Russia invaded Ukraine entirely on its own. Only a handful of authoritarian states have (diplomatically) defended Vladimir Putin’s war. One of them was Belarus, whose President Alexander Lukashenko has allowed Russian forces to attack Ukraine from Belarusian territory and passed a referendum to enable placing Russian nukes on Belarusian soil.
But Putin seems to be pushing Belarus to do more — perhaps even enter the war as a combatant, which would put Lukashenko in a very tough spot.
There’s a backstory here. Eighteen months ago, Europe’s last dictator was threatened by mass street protests over his sham re-election. When Lukashenko called Putin for help, the Russian leader obliged with economic and (some) military support.
Since then, Moscow has been a reliable wingman for Minsk throughout its tussles with the EU. Belarus was accused of hijacking an EU-bound aircraft to nab a Belarusian dissident and of creating a border crisis by pushing non-EU migrants into Poland as payback for EU sanctions.
Lukashenko owes Putin, who might soon call in the favor. But will the Belarusian president agree to fight in Ukraine?
Not if he wants to keep his job, according to Franak Viačorka, senior adviser to Belarus’ opposition leader Sviatlana Tsikhanouskaya, who claimed victory over Lukashenko in the August 2020 election. The president “understands that every step he’s making can cost him the presidency.”
Belarus entering the war could be game over for Lukashenko, whom Viačorka says is hanging on by a thread. He knows that it would be so unpopular among Belarusians that it might spark an uprising and even a coup to remove him from power.
In a poll taken before the war, a majority opposed sending Belarusian soldiers to fight against their southern neighbor, with which they share many cultural and historic ties. After the invasion, thousands defied possible arrest by taking to the streets of Minsk to protest the war.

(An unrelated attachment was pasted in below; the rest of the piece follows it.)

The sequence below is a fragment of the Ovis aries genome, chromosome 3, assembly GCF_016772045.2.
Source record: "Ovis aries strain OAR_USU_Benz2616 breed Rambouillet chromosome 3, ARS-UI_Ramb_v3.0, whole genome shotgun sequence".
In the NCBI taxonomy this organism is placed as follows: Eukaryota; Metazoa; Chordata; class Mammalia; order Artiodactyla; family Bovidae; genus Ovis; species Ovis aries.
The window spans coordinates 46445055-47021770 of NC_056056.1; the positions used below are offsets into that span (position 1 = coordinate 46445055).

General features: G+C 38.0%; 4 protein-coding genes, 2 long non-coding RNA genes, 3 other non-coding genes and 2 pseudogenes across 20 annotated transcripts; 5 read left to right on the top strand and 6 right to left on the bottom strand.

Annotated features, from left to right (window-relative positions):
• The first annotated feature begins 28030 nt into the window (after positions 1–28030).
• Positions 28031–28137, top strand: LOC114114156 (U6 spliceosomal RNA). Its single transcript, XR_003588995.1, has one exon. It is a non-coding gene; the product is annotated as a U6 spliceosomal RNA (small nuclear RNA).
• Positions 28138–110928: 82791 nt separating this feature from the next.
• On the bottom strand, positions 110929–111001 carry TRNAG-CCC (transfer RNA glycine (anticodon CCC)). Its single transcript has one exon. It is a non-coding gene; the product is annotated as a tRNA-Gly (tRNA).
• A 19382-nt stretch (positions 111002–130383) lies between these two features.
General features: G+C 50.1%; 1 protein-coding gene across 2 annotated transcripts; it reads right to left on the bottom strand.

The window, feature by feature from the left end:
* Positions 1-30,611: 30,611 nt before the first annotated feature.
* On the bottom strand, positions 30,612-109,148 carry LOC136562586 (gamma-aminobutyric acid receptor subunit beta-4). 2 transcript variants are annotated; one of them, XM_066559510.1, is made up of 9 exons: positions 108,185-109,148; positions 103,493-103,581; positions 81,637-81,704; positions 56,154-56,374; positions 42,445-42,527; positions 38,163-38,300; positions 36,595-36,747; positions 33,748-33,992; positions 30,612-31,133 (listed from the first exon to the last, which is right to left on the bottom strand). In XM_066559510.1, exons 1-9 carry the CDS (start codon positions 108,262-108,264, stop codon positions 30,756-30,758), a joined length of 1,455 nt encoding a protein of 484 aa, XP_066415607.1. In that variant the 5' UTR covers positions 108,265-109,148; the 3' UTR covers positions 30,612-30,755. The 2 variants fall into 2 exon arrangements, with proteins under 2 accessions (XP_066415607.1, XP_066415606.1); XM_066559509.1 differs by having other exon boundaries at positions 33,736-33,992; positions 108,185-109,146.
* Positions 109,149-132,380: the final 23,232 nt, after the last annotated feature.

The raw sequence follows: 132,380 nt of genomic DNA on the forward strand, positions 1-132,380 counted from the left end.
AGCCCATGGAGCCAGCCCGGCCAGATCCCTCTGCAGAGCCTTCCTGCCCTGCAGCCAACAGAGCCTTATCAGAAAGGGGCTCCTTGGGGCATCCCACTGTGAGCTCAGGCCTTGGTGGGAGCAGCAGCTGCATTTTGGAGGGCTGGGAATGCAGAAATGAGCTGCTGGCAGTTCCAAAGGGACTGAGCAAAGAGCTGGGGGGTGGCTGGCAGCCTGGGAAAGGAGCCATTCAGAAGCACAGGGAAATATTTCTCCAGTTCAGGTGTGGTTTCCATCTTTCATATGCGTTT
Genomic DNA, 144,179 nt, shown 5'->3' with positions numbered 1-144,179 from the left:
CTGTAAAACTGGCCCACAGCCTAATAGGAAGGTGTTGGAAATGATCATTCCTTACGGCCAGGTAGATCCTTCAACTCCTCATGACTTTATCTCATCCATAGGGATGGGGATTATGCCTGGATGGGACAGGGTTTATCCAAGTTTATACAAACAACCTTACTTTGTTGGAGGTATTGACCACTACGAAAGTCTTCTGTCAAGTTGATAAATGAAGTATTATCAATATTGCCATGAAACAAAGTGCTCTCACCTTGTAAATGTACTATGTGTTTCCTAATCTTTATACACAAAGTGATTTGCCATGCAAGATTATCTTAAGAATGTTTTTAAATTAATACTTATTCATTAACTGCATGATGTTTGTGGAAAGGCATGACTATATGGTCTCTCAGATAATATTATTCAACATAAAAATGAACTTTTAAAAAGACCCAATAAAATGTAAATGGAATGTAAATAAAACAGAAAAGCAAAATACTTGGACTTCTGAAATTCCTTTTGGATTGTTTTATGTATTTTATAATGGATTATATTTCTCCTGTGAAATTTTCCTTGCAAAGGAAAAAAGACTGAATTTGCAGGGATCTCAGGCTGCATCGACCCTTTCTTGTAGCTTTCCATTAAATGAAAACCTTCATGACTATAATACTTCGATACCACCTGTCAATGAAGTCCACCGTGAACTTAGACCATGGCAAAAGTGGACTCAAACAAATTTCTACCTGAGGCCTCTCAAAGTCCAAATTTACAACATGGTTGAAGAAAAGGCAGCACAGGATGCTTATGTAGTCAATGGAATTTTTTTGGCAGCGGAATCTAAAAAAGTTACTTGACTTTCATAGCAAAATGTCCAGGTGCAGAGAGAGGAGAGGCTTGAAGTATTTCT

The Belarusian diaspora has been very active in fundraising and sending humanitarian aid to Ukraine. Hundreds of Belarusians who fled the country after Lukashenko’s post-election crackdown have gone to Ukraine as volunteer foreign fighters to defend key cities like Odessa.
“Belarusians inside and outside the country protested Lukashenko’s involvement in the war,” says Tatsiana Kulakevich, a Belarus expert at the University of South Florida. “Lukashenko has jeopardized the image of the Belarusian people by providing Belarus’ territory as a stage for the Russian invasion of Ukraine.”
Moreover, she adds, Lukashenko is already considered an aggressor by the West, which has responded by sanctioning Belarus along with Russia. This pressure will continue whether or not Belarusian troops cross the Ukrainian border.
But Lukashenko is feeling the heat from Putin. Viačorka says he’s walking a tightrope between returning Putin’s favor and staying out of the war. So far, hosting unsuccessful Russia-Ukraine peace talks has neither got Moscow off his back nor placated the West and his own people.
What’s more, the two experts agree that Lukashenko is in a very fragile position. He doesn’t have as firm a grip over Belarusian media as Putin does in Russia. The Belarusian elite and the security forces are not entirely on his side. And his only leverage with Moscow is Belarus’ geography.
Lukashenko barely survived the last revolt against him, and Viačorka thinks Putin will only continue supporting him as long as the Belarusian strongman remains, for lack of a better term, strong.Does that mean Russia might then decide to make a move on Belarus too? Probably not, says Kulakevich. Russia doesn’t need to annex Belarus because Lukashenko already offers what Putin wants: “a puppet state that he can control.”